Do I have to let ex in my new house??

(19 Posts)
Beccawoo Tue 17-Sep-13 13:43:46

So my ex walked out on me 18months ago, leaving me with a 1 yr old and a 3 wk old baby, wh are nw 3 1/2 and 1 1/2. He has them every other weekend to stay with him. Until we sold the marital home, he came one evening per week to put them to bed.

I am now a month into living with a new partner and have told him I do not want him coming to visit in our new home. He can keep the timings/days of his visits, but he needs to take the children elsewhere. He has gone completely mental and says he wants to go to court over access arrangements. I ave ade various other contact suggestions, but he will accept none. Will a judge force me to have him spend time with the kids in my house? He is suggesting to me that his solicitor thinks he can as I am denying the children "quality time with their father" by not letting him in?! Surely that is ridiculous?

ShimmeringInTheSun Tue 17-Sep-13 13:59:33

Yes. It is ridiculous. If he wants them to have 'more quality time with their father', then they can have it at HIS house can't they.

It sounds like an attempt to control you, and jealousy on his part that you have made a new life and moved on from him.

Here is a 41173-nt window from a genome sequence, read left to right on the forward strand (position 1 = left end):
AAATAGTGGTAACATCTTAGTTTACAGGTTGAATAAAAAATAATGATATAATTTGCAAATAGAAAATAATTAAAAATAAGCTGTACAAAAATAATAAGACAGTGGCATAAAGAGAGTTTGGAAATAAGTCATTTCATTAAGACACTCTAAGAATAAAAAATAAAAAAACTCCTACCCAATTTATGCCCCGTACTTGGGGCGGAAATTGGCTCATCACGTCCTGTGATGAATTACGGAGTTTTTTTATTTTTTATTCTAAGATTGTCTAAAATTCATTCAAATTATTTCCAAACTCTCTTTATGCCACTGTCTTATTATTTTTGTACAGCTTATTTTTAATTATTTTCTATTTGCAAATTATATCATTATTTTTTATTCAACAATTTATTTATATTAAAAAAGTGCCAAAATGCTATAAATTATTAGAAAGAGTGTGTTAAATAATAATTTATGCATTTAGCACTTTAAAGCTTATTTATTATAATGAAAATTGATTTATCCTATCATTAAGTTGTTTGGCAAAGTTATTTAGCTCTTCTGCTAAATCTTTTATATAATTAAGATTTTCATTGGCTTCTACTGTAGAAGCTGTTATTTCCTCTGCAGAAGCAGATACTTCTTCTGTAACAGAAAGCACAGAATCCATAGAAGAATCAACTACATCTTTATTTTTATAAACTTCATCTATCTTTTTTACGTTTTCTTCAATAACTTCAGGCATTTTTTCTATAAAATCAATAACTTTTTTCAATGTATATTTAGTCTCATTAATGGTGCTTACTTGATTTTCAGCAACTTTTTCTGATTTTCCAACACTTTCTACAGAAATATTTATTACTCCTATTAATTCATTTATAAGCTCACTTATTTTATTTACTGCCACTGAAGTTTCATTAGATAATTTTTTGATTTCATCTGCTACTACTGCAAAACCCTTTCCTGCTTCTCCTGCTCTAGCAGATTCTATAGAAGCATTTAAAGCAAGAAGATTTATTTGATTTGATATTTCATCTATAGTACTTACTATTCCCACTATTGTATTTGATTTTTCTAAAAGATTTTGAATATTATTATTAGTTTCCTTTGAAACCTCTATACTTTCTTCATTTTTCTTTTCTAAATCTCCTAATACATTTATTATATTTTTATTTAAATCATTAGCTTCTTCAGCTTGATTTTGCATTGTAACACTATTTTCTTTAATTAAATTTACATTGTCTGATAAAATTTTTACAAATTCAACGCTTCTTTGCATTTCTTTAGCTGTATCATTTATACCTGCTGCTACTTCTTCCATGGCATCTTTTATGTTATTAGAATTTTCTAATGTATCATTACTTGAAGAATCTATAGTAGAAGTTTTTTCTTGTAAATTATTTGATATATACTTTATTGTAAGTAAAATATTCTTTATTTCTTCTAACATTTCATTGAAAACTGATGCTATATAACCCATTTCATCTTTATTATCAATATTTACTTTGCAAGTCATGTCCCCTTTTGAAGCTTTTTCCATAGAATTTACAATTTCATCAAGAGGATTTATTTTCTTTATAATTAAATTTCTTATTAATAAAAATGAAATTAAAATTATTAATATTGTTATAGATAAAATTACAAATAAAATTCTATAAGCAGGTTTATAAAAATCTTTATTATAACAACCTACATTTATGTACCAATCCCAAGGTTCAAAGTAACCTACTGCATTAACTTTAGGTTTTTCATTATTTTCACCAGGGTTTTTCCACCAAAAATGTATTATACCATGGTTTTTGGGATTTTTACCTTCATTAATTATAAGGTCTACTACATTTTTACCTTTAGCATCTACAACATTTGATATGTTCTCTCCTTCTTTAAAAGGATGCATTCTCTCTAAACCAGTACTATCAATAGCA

He can bluster till he's blue in the face, you've offered several other alternatives, but he's discarded them....more fool him.

He's trying to scare you with talks of solicitors and judges....let him waste his money if he can afford to , but the bottom line is you cannot be forced to have him in your home.....so he will have to go sulk somewhere else.

Yonihadtoask Tue 17-Sep-13 14:01:47

No way does he have to come in your house.

That isn't how it has to work.

If he wants to see them during the week, then they can visit at his home, or he can take them out for tea?

If I were the new partner, I would hate it if the ex came in the house.

Ledkr Tue 17-Sep-13 14:03:22

No don't worry that's nonsense.

CostaLady Tue 17-Sep-13 14:13:21

Please don't worry about this at all, your ex is talking out of his backside.

Beccawoo Tue 17-Sep-13 14:15:47

Thanks, I thought that was the case but when he's started saying about his solicitor it worries me! Why would I want the man who had an affair when I was pregnant and then walked out for someone 10yrs younger hanging around my place one night a week?! And my new partner certainly doesn't want to come home from work to him!

He lives about 30mins away and can't get to me from work till 5.30 at the very earliest, so not great to take them back to his. I've suggested a number of places nearby he could take them for dinner, or lovely parks if the weather is nice, but he is now trying to say I am denying the children a relationship with him?! He is also threatening to reduce money (we have a consent order for the next year, but after that he could just pay minimum through CSA) which would be a nightmare for me as I won't be able to pay the bills.... And yet somehow I'm made out to be the unreasonable one!

ShimmeringInTheSun Tue 17-Sep-13 14:18:20

He's having a temper tantrum.....how old is he?

Beccawoo Wed 18-Sep-13 10:52:52